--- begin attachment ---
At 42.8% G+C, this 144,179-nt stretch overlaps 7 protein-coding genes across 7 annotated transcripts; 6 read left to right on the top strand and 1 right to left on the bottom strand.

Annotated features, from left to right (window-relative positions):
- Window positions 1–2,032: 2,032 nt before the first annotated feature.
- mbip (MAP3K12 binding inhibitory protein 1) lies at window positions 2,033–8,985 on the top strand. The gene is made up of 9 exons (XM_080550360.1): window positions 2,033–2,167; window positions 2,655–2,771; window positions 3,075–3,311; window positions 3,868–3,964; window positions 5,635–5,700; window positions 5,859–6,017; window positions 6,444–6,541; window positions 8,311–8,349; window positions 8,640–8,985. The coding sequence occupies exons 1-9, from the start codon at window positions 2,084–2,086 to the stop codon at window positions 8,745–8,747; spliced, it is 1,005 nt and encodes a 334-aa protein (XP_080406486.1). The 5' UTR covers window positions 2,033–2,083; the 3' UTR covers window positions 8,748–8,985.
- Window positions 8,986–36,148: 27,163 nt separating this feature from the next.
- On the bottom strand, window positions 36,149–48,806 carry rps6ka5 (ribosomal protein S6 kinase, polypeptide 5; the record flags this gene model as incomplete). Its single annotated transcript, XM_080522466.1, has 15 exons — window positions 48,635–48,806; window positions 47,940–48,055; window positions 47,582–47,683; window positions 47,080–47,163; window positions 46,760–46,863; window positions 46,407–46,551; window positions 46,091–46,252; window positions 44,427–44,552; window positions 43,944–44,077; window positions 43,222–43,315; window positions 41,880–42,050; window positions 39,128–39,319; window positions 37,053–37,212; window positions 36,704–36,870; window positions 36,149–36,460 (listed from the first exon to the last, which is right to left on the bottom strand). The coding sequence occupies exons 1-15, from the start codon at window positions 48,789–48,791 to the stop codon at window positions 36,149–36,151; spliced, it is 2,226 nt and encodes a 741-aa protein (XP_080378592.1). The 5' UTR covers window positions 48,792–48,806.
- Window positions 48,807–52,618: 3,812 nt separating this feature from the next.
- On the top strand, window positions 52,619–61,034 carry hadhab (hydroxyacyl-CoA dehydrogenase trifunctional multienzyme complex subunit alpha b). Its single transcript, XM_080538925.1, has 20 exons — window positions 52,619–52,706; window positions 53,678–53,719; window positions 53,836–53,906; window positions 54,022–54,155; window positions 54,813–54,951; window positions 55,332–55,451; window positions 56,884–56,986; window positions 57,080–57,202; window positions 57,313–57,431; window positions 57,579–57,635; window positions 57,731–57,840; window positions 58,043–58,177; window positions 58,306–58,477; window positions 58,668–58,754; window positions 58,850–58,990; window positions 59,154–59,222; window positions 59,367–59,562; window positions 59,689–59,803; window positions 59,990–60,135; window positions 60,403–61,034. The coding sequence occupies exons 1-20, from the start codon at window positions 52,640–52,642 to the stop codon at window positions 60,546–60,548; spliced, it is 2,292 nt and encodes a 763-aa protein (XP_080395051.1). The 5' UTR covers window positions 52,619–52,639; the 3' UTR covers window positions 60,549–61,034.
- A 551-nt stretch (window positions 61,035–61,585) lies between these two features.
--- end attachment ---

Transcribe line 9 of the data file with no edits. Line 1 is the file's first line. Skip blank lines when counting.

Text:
- A 551-nt stretch (window positions 61,035–61,585) lies between these two features.